Visual Communication and Autism

It is widely known that people with ASD are visual learners and as a result, benefit from visual support in order to communicate.



The PECS communication programme is absolutely fantastic and has received worldwide recognition for its effectiveness amongst those with ASD. The training itself prepares the trainee on how to implement the programme and also how to manage challenges that may arise as a result of communication difficulties, for example, teaching how to ‘wait’.


Once you have invested in the training, all you need is symbol making software (communicate in print, matrix maker etc), a laminator, laminating pouches and velcro. A very small price to pay to teach someone to communicate! The key is to utilise every possible opportunity to teach communication techniques. If you are struggling on how to do this, have a look at this bubble chart of ideas…

Visual Communication throughout the day

From my experience of PECS, here are a few tips;

  • The programme has strict phases which need to be followed! As trainers, staff need to ensure they understand the phase they are teaching to allow the student to complete it appropriately.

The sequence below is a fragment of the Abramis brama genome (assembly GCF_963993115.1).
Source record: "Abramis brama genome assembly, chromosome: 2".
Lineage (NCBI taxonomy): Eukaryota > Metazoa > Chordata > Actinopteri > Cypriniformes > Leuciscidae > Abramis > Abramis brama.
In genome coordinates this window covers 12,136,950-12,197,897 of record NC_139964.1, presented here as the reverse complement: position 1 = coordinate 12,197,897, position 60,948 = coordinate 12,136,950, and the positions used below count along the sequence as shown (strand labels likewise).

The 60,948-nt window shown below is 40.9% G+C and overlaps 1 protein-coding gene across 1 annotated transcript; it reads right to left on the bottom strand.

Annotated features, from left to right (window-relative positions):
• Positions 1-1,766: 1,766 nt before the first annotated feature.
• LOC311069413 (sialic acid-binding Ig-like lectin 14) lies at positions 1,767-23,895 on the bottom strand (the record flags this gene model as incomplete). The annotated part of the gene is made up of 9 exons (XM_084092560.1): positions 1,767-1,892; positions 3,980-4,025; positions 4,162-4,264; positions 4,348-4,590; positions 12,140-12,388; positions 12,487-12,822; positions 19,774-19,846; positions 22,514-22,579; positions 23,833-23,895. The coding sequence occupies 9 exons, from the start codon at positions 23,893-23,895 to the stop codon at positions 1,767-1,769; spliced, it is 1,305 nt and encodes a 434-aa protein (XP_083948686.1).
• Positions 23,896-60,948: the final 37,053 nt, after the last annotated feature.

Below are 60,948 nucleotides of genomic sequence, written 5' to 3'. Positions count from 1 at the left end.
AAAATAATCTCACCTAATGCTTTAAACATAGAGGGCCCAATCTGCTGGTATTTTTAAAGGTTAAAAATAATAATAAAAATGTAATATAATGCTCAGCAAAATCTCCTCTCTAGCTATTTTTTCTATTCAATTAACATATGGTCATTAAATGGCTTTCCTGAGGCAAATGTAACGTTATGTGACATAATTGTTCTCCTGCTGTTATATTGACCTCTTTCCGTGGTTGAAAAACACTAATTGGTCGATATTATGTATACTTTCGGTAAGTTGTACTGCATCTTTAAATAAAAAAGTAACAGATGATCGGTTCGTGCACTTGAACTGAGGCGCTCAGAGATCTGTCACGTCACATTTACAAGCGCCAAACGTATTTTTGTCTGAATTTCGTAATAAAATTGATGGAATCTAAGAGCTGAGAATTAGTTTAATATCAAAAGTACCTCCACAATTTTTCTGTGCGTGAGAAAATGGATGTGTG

• Do not start the next phase until the student is confident to do so (this means completing the current phase with different motivators, staff, settings etc).
  • Never dismiss a potential motivator…in the past we have had punch pocket, potato and an empty water bottle to name a few!
  • A student is never ‘too young’ to communicate!
  • Remember there is a difference between PECS and visual schedules! PECS refers to the 6 phase communication programme.
  • Elements of PECS can be used in lots of activities, for example, ‘error correction’ is great to convey to correct answer in subjects, e.g ‘where is the big square?’

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